Q. This is semi-random but did you see the Elvis movie? [The hit movie “Elvis,” directed by Baz Luhrmann and starring Austin Butler as Elvis Presley. from this year?]
A. Yeah. I was confused by it. Elvis is my hero. There was an aspect to the story of his later years that is almost religious to me. NY Times
First of all, a journalist should not be telling Nick Cave that the movie is “a hit”. What is your point? That it was popular and successful? [Well, pardon me– but, as if to prove me right, he didn’t say “hit movie”: the NY Times website attached a note to the article that my copy somehow picked up.]
I take it Cave was confused because Luhrmann, striving for some kind of credibility, I suppose, ended up allowing some ambiguity in the film as to just how “heroic” Presley was. He clearly refused to stand up to his manager, “Colonel” Tom Parker, who made so many bad decisions for him, and Elvis’ greatest success came in Las Vegas– a cesspool of kitsch– but he is worshipped by the credulous American public who can’t believe that someone that rich (he wasn’t, really– Parker took most of the money) isn’t also virtuous and deserving.
Firstly, I know someone reading this will, sooner or later, leap up and shout “but he had a great voice”. Yes he did. So does Celine Dion and Michael Bublé and a hundred other irrelevant “artists” who merely produce pleasant-sounding confections.
Is there anything more bereft of artistic merit than a Michael Bublé song?
As another aside: the film could have done one brilliant thing to lift itself above the messy contrivance that it is: it should have contrasted Elvis in Vegas– and his audience– to the nascent punk movement in London and New York, and their audiences, just to clue the audience in to just how far from “shocking” Elvis had become and how much he had become, instead, an establishment icon.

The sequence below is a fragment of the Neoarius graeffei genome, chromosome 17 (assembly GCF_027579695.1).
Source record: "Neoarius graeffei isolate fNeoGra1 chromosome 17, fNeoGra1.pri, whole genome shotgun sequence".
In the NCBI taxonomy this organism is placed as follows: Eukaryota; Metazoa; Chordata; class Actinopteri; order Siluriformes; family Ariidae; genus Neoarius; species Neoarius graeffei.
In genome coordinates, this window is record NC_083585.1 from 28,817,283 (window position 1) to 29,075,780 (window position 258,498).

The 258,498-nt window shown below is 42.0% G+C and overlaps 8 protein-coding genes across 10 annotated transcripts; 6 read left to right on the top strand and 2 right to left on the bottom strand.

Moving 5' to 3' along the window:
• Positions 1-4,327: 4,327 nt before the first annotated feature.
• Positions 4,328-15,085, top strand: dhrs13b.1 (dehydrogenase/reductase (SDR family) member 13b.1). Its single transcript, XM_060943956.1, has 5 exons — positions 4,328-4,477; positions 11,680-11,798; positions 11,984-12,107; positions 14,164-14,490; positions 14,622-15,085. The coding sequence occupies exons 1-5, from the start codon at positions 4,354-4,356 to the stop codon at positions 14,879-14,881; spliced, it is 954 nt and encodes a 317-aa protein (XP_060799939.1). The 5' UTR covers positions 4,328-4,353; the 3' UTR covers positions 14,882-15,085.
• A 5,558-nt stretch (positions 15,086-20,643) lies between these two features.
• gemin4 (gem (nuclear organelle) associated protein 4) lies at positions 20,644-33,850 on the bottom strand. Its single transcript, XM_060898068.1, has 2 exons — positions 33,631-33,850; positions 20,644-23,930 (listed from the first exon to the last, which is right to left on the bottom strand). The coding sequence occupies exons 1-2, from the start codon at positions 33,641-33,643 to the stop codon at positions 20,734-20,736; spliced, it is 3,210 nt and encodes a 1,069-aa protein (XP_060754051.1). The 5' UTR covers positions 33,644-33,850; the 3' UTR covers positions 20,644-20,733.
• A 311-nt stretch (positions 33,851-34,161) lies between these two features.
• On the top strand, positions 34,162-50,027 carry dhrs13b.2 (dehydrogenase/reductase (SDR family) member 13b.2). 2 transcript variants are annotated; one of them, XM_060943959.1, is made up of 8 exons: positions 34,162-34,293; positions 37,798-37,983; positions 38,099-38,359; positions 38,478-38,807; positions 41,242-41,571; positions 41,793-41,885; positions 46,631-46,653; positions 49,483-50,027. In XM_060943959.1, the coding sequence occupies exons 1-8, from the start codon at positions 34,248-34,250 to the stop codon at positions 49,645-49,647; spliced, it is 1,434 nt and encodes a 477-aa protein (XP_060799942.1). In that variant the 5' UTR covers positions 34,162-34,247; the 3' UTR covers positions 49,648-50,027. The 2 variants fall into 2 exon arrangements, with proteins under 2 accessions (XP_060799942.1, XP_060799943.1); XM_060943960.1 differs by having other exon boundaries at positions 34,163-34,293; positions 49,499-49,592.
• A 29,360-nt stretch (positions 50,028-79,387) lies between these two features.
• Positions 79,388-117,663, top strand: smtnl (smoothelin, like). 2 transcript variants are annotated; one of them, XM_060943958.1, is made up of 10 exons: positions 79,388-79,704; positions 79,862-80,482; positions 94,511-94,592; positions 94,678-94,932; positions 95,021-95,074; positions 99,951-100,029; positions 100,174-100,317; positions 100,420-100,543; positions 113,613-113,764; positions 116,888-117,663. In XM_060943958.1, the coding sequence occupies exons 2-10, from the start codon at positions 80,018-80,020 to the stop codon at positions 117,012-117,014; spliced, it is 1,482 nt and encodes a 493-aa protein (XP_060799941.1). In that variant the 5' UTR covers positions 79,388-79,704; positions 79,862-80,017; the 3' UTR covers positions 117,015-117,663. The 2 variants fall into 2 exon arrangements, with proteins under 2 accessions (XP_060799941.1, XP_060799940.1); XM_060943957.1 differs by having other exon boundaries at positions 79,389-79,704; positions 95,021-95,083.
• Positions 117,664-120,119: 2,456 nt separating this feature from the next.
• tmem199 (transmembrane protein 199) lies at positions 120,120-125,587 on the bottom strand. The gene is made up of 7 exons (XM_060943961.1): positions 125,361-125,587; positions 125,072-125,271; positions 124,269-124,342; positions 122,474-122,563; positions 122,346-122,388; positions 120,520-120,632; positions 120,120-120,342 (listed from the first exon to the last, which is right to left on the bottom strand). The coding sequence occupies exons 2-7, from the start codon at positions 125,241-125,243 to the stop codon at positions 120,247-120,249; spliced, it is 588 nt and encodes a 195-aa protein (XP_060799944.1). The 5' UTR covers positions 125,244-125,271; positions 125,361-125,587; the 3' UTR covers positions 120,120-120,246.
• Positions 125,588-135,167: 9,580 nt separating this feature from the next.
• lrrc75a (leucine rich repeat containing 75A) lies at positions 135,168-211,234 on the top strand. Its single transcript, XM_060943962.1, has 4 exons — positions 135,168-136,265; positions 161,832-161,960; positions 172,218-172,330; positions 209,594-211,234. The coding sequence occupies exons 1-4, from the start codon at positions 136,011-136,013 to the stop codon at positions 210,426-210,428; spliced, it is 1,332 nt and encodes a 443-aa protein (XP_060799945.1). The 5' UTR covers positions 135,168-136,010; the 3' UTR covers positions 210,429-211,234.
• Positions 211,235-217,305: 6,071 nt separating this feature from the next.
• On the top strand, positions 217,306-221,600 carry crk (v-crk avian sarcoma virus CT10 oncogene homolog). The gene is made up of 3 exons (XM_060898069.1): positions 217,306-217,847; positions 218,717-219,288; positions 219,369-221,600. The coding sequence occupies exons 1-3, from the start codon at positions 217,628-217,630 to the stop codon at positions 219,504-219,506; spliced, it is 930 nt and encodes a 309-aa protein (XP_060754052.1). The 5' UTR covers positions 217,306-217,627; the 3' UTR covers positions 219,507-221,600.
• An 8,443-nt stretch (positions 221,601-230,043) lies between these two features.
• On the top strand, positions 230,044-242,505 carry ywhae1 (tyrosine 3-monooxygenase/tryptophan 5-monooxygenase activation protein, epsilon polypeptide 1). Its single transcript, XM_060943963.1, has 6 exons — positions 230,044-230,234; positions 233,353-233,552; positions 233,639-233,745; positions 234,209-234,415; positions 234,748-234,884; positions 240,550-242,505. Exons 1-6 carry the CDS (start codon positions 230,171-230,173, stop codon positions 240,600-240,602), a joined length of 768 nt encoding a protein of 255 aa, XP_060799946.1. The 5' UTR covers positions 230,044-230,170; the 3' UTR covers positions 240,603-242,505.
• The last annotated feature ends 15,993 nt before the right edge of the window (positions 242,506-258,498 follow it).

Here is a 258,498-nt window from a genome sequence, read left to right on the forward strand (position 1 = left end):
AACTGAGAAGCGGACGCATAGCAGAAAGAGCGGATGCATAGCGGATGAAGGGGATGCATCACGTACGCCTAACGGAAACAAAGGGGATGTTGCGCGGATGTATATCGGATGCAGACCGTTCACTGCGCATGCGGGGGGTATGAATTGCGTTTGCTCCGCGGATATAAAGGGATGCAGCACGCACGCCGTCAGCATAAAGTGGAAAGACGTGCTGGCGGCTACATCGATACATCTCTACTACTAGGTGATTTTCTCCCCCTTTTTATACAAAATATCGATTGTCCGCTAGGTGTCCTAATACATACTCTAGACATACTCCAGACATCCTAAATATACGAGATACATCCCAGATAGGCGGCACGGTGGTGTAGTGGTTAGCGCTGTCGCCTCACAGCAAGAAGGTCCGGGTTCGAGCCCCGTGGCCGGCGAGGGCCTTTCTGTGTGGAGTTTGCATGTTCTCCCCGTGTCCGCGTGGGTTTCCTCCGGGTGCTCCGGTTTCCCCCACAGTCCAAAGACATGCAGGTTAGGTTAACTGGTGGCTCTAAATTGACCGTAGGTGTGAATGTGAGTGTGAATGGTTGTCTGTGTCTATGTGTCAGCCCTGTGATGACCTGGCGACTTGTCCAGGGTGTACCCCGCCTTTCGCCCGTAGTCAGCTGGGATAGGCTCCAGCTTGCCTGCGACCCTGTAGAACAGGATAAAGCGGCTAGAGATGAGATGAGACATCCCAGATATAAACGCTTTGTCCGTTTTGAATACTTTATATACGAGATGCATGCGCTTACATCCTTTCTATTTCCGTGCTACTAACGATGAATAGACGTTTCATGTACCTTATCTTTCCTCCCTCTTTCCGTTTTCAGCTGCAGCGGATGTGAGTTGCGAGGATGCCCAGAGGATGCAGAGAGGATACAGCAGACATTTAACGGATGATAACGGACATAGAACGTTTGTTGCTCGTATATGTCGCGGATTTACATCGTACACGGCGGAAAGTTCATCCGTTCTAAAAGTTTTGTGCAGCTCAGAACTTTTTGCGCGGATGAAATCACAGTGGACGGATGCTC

It means very little to me, who would rather hear Bob Dylan sing one verse of “The Lonesome Death of Hattie Carroll” or “Tambourine Man” or Leonard Cohen croak his way through “Famous Blue Raincoat” or Tom Waits wail “Cold, Cold Ground” than an entire concert of Elvis.
There is a reason Elvis impersonators are so popular. What Elvis produced is easily imitated. It’s all surfaces and gloss. It’s that warble in his voice, the breath, the thirsty lips. It’s audio scenery.
I won’t hide my crushing disappointment at hearing Nick Cave admit he admired perhaps the most corrupt and conformist rock-pop artist in history. Elvis was always only ever about getting rich. Okay– yes, he was a white artist doing black music in the 1950’s. What did that mean to him? That he was progressive or activist or even liberal? He “shocked” the establishment. Into what? Hurling their panties onto the stage in Las Vegas?
And gosh, yes indeed, he was very attractive to girls– because, one suspects– he was a girl. He was definitely a mama’s boy who couldn’t bear to have sex with his wife after she had become pregnant.
He was also a credulous believer in old time religion, producing several albums of the most banal, conventional gospel tunes imaginable (he made Tennessee Ernie Ford look positively conscious). He used his money to build himself a playground at Graceland and surrounded himself with men who were willing to act like kids and horse around and eat too much and keep real people away. He begged a fat old Dutch hustler with the cultural palette of Gumby to please, please take 50% of all of my earnings because I am too dumb and too weak to get myself a lawyer– without your permission– and challenge you on any point on any issue including those monumentally stupid movies you signed me up for. This was no “shock” to the establishment: it was a slobbering wet kiss to everything the white patriarchal society represented at the time.
Elvis joined the army.